How to best provide support for the software you create is an interesting point of deliberation. I’ve gone through various stages and iterations, all different as circumstances have evolved, but all driven by the same question:
How can I create the best experience for the user in a way that is sustainable?
On a podcast a while back I said something to this effect:
Free support is only sustainable on either end of the spectrum. Either you have so many users that you’re able to well monetize them to the point that you have a dedicated support team tasked with making sure they are well cared for; or you have so few users that the drain on your time is negligible and can easily be handled along with other day-to-day tasks. The tricky stuff lies in the middle.
When I first started writing hacks for b2 and plugins and themes for WordPress, my life looked a lot different than it does now. I had a day job which paid all my bills, a wife that also worked long hours, and the work I did on my own site was what generated most of the code I released to the community.
The community was also much smaller and had a different profile back then. A handful of hackers that would use each other’s code, send each other suggestions, and generally collaborate as peers.
Nowdays the profile of the average WordPress user is far different. WordPress has become a tool for business users that do not need to have technical experience to make WordPress work for them. This is awesome, but it fundamentally changes the nature of the support requests I see.
My station in life has changed quite a bit too. I have a daughter, I run a great team of 15 people and I’m dealing with some medical issues. I don’t have the time that I used to, and what time I do have I’d rather spend building something than responding to emails.
How I1 handle support today is to break it down into two types of support:
- User Support
- Product Support
With User Support, we provide one-on-one attention and do our best to solve whatever issues the user might be experiencing. This can even extend to troubleshooting plugin conflicts and server configuration issues. We reserve this level of support for our paid products (RAMP, Carrington Build, etc.).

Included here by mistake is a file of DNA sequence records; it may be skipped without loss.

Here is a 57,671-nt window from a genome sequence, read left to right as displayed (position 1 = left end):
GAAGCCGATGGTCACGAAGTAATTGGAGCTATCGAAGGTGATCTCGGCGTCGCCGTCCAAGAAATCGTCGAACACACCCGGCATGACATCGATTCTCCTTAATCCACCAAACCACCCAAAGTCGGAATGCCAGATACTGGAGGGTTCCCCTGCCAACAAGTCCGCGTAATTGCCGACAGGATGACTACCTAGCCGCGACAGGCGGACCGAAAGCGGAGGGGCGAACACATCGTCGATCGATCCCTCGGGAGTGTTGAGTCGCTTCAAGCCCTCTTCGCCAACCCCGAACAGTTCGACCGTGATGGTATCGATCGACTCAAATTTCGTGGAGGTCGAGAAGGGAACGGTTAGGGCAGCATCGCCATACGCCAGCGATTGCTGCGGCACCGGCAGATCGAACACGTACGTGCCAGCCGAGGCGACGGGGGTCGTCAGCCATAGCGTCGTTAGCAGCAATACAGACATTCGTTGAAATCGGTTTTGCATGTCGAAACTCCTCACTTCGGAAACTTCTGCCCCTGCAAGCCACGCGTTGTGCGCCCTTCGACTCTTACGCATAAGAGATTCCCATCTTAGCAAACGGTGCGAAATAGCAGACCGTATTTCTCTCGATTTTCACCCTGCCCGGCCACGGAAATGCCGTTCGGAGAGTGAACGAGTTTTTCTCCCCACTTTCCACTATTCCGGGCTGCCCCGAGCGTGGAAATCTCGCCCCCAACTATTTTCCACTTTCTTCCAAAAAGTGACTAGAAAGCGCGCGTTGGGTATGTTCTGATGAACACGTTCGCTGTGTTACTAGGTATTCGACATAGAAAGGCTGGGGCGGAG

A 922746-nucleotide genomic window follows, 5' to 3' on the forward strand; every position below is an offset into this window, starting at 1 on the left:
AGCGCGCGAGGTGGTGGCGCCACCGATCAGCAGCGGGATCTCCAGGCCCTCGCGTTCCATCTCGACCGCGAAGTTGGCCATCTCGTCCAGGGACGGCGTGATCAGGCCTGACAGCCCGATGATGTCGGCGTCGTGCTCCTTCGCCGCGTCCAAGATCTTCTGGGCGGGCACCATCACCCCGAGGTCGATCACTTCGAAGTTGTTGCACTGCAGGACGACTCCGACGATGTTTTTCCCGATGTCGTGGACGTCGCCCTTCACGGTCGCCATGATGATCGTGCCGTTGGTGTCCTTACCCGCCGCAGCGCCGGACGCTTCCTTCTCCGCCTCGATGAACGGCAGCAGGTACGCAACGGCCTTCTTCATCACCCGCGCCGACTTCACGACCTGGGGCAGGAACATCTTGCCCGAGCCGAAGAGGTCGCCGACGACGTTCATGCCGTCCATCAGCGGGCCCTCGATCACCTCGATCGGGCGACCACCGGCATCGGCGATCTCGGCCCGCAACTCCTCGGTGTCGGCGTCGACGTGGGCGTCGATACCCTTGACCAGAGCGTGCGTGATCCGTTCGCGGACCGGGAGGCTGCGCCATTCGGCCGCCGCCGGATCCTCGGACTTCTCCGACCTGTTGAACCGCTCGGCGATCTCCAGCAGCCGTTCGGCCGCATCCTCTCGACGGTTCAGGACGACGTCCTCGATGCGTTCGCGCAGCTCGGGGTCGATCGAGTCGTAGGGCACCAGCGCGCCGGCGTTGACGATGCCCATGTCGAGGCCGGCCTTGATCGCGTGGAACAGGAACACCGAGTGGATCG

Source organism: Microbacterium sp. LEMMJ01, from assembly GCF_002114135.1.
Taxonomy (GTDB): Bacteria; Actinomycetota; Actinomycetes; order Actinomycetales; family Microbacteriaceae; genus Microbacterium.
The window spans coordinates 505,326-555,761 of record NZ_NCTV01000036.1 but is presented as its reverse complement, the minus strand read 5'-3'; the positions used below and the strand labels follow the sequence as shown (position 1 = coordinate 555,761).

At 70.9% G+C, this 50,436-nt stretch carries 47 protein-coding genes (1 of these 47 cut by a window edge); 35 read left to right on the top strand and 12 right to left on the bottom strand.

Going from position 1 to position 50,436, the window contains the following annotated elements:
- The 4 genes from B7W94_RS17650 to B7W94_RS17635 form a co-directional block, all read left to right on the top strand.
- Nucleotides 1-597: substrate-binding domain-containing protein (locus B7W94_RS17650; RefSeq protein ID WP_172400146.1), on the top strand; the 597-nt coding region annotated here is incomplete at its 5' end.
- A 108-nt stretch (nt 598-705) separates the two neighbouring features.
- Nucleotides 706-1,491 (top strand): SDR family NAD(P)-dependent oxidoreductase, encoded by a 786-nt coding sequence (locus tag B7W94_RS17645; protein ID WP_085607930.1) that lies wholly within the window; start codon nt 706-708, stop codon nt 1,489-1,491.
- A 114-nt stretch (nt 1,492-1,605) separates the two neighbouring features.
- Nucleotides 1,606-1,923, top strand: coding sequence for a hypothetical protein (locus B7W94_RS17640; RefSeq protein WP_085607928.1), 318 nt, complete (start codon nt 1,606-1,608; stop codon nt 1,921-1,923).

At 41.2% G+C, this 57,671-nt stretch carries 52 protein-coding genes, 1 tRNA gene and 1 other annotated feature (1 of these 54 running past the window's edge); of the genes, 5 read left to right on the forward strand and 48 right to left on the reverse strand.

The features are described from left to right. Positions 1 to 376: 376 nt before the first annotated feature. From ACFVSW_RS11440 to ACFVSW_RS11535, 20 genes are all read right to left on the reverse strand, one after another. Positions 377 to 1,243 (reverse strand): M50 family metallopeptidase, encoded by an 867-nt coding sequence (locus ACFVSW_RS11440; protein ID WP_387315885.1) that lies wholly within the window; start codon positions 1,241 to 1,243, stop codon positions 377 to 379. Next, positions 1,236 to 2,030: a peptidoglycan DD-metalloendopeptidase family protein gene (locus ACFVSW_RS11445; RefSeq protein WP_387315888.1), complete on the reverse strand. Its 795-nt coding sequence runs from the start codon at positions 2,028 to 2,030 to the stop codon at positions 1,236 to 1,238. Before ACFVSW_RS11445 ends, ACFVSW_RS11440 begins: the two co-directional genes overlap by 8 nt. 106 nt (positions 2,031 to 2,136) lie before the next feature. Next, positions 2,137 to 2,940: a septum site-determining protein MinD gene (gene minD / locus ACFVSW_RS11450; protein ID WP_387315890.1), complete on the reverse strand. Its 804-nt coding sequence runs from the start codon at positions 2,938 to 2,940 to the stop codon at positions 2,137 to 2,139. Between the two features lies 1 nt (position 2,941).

For our free products, we provide Product Support. This means we listen and pay attention to bug reports and try to fix anything that appears to have a reproducible use case. However we do not provide one-on-one support for users and do not dive deeply into one-off reports of edge cases.
I feel that this is a reasonable compromise, and I believe that most of the users of my products agree. There will always be people who believe they can make unreasonable demands on your time, but luckily there’s a handy button on those emails (or even voicemails, yikes!) for resolving them with minimal effort.
A few years back I had the idea that the collective support burden on WordPress plugin developers had grown to the point that we should all outsource it to a 3rd party. To support this, I created WP HelpCenter and tried to partner with plugin and theme developers through a referral program.
This ended up being a flop, for a few reasons. The main on was users that actually needed support were typically unwilling to pay for it. From their perspective the plugin/theme wasn’t working and they were doing the developer a favor by reporting a bug. They certainly weren’t going to pay anything for it. What users are willing to pay for is customization, and that’s an entirely different beast.
I still think something like WP HelpCenter could work, but it would be a lot of work and would need real buy-in from all parts of the community.